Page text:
Recently rumors have been flying that the BICEP2 results regarding the cosmic inflationary period may be invalid. It all started with a post by Dan Falkowski on his blog Resonaances, where he claimed that the BICEP2 had misinterpreted some data, which rendered their results invalid, or at least questionable. The story was then picked up by Nature’s Blog and elsewhere, which has sparked some heated debate.
So what’s really going on?
For those who might not remember, BICEP2 is a project working to detect polarized light within the cosmic microwave background (CMB). Specifically they were looking for a type of polarization known as B-mode polarization. Detection of B-mode polarization is important because one mechanism for it is cosmic inflation in the early universe, which is exactly what BICEP2 claimed to have evidence of.
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Part of the reason BICEP2 got so much press is because B-mode polarization is particularly difficult to detect. It is a small signal, and you have to filter through a great deal of observational data to be sure that your result is valid. But you also have to worry about other sources that look like B-mode polarization, and if you don’t account for them properly, then you could get a “false positive.” That’s where this latest drama arises.
In general this challenge is sometimes called the foreground problem. Basically, the cosmic microwave background is the most distant light we can observe. All the galaxies, dust, interstellar plasma and our own galaxy is between us and the CMB. So to make sure that the data you gather is really from the CMB, you have to account for all the stuff in the way (the foreground). We have ways of doing this, but it is difficult. The big challenge is to account for everything.
Soon after the BICEP2 results, another team noted a foreground effect that could effect the BICEP2 results. It involves an effect known as radio loops, where dust particles trapped in interstellar magnetic fields can emit polarized light similar to B-mode polarization. How much of an effect this might have is unclear. Another project being done with the Planck satellite is also looking at this foreground effect, and has released some initial results (seen in the figure), but hasn’t yet released the actual data yet.
Now it has come to light that BICEP2 did, in fact, take some of this foreground polarization into account, in part using results from Planck. But since the raw data hadn’t been released, the team used data taken from a PDF slide of Planck results and basically reverse-engineered the Planck data. It is sometimes referred to as “data scraping”, and it isn’t ideal, but it works moderately well. Now there is some debate as to whether that slide presented the real foreground polarization or some averaged polarization. If it is the latter, then the BICEP2 results may have underestimated the foreground effect. Does this mean the BICEP2 results are completely invalid? Given what I’ve seen so far, I don’t think it does. Keep in mind that the Planck foreground is one of several foreground effects that BICEP2 did account for. It could be a large error, but it could also be a rather minor one.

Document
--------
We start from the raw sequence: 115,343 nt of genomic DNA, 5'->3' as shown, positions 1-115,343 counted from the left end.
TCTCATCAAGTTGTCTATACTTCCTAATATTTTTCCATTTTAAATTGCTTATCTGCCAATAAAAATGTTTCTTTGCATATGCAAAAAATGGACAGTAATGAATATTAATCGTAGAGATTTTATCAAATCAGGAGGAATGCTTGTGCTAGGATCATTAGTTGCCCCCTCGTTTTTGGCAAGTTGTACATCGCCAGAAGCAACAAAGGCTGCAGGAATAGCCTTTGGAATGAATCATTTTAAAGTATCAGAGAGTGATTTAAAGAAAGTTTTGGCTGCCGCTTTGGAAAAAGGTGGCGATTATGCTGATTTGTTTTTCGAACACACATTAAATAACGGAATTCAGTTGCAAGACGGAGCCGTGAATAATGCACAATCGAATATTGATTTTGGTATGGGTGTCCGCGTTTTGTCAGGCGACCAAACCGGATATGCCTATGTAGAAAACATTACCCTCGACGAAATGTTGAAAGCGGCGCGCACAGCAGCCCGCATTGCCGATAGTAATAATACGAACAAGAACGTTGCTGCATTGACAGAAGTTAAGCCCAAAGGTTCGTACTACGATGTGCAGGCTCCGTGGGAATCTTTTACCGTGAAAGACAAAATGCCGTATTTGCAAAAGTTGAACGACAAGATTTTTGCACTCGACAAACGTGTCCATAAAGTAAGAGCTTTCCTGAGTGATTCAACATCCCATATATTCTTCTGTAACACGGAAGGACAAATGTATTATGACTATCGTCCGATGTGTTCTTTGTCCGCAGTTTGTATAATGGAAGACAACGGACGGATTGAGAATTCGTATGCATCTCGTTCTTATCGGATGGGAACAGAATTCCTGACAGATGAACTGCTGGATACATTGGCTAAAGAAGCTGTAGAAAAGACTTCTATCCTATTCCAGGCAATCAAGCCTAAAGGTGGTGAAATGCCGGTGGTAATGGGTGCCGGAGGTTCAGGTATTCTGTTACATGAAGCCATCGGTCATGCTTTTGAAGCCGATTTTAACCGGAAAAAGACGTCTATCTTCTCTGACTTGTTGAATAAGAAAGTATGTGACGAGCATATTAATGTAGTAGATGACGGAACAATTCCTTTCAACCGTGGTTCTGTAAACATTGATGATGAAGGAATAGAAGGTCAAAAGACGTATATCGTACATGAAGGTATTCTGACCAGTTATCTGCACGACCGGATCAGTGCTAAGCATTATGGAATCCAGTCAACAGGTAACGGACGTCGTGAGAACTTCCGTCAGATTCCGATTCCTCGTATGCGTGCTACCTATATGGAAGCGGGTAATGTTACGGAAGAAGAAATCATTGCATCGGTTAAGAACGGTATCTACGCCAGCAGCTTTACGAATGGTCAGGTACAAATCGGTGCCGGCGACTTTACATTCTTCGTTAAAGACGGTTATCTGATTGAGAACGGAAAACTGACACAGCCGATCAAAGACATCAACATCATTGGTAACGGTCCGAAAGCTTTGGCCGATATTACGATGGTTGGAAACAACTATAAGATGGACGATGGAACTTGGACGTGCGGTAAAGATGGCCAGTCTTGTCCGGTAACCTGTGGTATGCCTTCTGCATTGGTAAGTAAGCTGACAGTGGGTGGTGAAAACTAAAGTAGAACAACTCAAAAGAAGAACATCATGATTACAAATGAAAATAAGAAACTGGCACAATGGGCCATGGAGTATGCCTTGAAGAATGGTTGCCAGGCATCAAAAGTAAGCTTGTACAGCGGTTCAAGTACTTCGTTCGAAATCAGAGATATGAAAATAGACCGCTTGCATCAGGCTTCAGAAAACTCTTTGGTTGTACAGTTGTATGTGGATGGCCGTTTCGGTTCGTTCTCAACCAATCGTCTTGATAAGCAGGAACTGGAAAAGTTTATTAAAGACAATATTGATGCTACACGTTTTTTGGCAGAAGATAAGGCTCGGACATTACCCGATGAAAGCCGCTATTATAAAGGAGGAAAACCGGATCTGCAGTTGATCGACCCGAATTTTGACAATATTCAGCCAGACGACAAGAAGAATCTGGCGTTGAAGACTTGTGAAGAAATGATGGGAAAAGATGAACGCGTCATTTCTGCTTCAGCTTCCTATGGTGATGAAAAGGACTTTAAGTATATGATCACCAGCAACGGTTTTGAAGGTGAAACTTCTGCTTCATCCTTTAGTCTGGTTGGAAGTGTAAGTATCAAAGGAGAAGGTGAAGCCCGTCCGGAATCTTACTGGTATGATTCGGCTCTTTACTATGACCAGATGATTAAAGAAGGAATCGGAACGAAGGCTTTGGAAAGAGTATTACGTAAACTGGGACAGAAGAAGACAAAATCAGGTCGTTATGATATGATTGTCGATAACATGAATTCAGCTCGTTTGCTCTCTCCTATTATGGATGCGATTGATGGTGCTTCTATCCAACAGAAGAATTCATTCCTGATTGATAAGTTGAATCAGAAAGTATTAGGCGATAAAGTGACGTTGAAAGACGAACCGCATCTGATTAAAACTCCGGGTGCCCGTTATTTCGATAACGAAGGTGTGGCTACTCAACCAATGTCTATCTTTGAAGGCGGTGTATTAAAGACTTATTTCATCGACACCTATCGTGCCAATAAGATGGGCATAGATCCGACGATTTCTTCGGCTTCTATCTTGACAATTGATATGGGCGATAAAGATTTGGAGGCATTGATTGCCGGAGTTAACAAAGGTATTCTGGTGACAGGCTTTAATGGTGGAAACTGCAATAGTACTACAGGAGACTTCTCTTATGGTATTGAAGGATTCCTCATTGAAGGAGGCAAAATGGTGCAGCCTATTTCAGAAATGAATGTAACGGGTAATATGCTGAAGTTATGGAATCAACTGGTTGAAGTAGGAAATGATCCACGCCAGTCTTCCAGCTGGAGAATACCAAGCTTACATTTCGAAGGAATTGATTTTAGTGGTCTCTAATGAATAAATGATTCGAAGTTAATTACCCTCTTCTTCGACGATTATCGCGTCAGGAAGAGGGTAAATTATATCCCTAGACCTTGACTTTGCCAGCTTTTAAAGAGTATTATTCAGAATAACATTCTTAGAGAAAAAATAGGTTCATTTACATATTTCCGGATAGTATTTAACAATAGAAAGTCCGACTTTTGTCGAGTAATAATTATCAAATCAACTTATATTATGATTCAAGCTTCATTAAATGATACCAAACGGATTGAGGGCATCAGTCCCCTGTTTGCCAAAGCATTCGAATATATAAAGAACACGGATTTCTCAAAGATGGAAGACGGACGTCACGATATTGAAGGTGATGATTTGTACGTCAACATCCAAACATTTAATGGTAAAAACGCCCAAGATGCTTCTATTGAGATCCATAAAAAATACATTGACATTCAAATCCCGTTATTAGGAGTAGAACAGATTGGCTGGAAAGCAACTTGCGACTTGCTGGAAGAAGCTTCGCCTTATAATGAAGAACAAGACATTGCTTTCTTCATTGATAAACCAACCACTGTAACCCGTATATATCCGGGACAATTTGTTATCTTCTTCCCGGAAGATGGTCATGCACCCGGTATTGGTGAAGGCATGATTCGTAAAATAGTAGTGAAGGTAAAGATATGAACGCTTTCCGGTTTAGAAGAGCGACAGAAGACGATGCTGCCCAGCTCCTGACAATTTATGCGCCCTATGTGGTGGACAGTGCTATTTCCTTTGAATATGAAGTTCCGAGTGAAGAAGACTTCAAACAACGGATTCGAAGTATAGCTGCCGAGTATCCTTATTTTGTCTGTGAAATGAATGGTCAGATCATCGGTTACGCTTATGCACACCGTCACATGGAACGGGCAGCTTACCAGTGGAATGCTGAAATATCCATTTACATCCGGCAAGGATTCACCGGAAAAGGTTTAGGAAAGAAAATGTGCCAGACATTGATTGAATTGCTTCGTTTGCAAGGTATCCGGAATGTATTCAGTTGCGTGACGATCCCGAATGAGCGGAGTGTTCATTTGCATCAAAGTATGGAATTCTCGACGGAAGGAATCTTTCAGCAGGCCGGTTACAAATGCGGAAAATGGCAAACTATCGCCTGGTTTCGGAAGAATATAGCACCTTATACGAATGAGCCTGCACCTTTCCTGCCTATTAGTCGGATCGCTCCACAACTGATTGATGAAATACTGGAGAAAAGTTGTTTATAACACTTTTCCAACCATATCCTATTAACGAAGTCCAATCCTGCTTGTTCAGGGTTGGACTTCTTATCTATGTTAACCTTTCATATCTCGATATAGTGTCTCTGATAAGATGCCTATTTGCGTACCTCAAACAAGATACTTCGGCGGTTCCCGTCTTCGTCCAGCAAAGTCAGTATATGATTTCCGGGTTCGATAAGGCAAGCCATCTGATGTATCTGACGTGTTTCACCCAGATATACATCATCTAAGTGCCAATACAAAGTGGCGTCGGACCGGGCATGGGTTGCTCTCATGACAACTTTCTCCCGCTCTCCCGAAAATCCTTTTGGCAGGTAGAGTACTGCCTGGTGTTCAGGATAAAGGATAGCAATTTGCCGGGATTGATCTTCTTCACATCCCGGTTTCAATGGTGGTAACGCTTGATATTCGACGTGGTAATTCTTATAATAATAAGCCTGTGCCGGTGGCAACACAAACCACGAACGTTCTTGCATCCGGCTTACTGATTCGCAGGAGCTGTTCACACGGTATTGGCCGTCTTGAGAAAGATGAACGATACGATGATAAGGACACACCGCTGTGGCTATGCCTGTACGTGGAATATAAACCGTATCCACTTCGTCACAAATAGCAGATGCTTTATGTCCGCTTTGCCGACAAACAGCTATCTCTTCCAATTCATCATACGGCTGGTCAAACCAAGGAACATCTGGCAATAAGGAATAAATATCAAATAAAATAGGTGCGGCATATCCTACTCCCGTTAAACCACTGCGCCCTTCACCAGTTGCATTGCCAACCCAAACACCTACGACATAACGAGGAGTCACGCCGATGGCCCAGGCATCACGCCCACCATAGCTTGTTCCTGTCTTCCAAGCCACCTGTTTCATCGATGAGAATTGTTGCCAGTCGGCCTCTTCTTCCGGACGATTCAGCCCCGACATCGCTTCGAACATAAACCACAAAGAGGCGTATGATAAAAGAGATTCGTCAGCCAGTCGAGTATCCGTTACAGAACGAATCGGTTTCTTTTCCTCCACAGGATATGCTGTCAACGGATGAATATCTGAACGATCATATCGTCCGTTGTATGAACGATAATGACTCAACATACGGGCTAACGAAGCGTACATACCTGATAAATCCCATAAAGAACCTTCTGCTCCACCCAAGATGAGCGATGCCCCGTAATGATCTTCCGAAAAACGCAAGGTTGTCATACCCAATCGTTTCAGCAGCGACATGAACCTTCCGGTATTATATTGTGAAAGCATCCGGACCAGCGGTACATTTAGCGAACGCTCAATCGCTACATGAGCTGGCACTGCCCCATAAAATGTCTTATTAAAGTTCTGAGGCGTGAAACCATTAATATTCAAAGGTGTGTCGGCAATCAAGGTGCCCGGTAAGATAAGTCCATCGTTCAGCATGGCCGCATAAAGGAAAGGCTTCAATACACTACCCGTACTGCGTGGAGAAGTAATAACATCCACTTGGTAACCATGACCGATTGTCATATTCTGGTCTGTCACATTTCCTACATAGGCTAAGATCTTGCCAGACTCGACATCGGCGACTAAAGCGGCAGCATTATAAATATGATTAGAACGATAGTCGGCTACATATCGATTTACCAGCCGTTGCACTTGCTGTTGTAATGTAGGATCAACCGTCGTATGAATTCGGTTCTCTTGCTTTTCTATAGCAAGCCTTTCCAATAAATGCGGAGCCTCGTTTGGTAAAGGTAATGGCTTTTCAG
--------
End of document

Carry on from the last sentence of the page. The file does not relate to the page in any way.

The important thing to keep in mind is that the BICEP2 paper is still undergoing peer review. Critical analysis of the paper is exactly what should happen, and is happening. This type review used to be confined to the ivory towers, but with social media it now happens in the open. This is how science is done. BICEP2 has made a bold claim, and now everyone gets to whack at them like a piñata.
The BICEP2 team stands by their work, and so we’ll have to see whether it holds up to peer review. We’ll also have to wait for the Planck team to release their results on B-mode polarization. Eventually the dust will settle and we’ll have a much better handle on the results.
3 Replies to “Are the BICEP2 Results Invalid? Probably Not.”
I’m confused on how to think about the CMB. In my mind it’s a “wall” at the edge of the observable universe. But for us to be able to detect it, CMB photons must be flying around my apartment. I get it that they are cool, low energy, stretched by cosmic expansion, but aren’t they everywhere?
There are a few bouncing around your apartment, but that’s part of the problem. To get from the edge of the universe to your apartment, they might have bounced off a lot of things in between, which might change their properties. And, other photons that were generated in between your apartment and the edge of the observable universe may look/act similar enough to CMB photons that we have to weed them out very carefully.
I’m not sure what your basis is for your claim that Planck is junk for B-modes. The detector sensitivity is the same as BICEP2, BICEP2 had 512 pixels at a single frequency band and mapped 2% of the sky, while Planck has 32 polarization-sensitive detectors in 4 frequency bands and mapped the entire sky. Planck should be fully capable of mapping the B-modes.
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